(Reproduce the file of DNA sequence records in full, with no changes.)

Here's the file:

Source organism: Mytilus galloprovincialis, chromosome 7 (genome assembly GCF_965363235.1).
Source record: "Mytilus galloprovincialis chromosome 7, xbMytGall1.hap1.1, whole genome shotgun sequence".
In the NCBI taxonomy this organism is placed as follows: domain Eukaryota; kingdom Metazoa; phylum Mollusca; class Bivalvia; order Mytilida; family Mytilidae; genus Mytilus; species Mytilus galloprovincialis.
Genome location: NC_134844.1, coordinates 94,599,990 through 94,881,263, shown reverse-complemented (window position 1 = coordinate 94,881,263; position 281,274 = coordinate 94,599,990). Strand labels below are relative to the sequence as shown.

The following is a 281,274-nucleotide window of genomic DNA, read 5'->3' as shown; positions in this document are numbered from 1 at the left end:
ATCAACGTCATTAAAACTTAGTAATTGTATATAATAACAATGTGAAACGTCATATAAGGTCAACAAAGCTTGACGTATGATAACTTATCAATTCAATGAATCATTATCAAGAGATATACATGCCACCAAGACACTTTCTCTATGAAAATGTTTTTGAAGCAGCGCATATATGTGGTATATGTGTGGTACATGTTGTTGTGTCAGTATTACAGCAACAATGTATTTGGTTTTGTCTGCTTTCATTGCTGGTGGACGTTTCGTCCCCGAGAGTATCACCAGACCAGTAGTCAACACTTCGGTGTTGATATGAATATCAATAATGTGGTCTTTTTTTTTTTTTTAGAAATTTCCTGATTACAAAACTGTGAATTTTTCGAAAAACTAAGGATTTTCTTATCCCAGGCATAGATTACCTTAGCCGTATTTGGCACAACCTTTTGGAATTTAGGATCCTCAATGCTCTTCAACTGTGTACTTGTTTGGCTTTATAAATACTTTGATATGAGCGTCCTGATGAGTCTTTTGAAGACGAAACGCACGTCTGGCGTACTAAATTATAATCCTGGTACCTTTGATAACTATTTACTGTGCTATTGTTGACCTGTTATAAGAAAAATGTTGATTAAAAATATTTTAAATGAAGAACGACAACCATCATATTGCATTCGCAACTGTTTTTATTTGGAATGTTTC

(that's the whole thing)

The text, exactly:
Source organism: Mytilus galloprovincialis, chromosome 7 (genome assembly GCF_965363235.1).
Source record: "Mytilus galloprovincialis chromosome 7, xbMytGall1.hap1.1, whole genome shotgun sequence".
In the NCBI taxonomy this organism is placed as follows: domain Eukaryota; kingdom Metazoa; phylum Mollusca; class Bivalvia; order Mytilida; family Mytilidae; genus Mytilus; species Mytilus galloprovincialis.
Genome location: NC_134844.1, coordinates 94,599,990 through 94,881,263, shown reverse-complemented (window position 1 = coordinate 94,881,263; position 281,274 = coordinate 94,599,990). Strand labels below are relative to the sequence as shown.

The following is a 281,274-nucleotide window of genomic DNA, read 5'->3' as shown; positions in this document are numbered from 1 at the left end:
ATCAACGTCATTAAAACTTAGTAATTGTATATAATAACAATGTGAAACGTCATATAAGGTCAACAAAGCTTGACGTATGATAACTTATCAATTCAATGAATCATTATCAAGAGATATACATGCCACCAAGACACTTTCTCTATGAAAATGTTTTTGAAGCAGCGCATATATGTGGTATATGTGTGGTACATGTTGTTGTGTCAGTATTACAGCAACAATGTATTTGGTTTTGTCTGCTTTCATTGCTGGTGGACGTTTCGTCCCCGAGAGTATCACCAGACCAGTAGTCAACACTTCGGTGTTGATATGAATATCAATAATGTGGTCTTTTTTTTTTTTTTAGAAATTTCCTGATTACAAAACTGTGAATTTTTCGAAAAACTAAGGATTTTCTTATCCCAGGCATAGATTACCTTAGCCGTATTTGGCACAACCTTTTGGAATTTAGGATCCTCAATGCTCTTCAACTGTGTACTTGTTTGGCTTTATAAATACTTTGATATGAGCGTCCTGATGAGTCTTTTGAAGACGAAACGCACGTCTGGCGTACTAAATTATAATCCTGGTACCTTTGATAACTATTTACTGTGCTATTGTTGACCTGTTATAAGAAAAATGTTGATTAAAAATATTTTAAATGAAGAACGACAACCATCATATTGCATTCGCAACTGTTTTTATTTGGAATGTTTC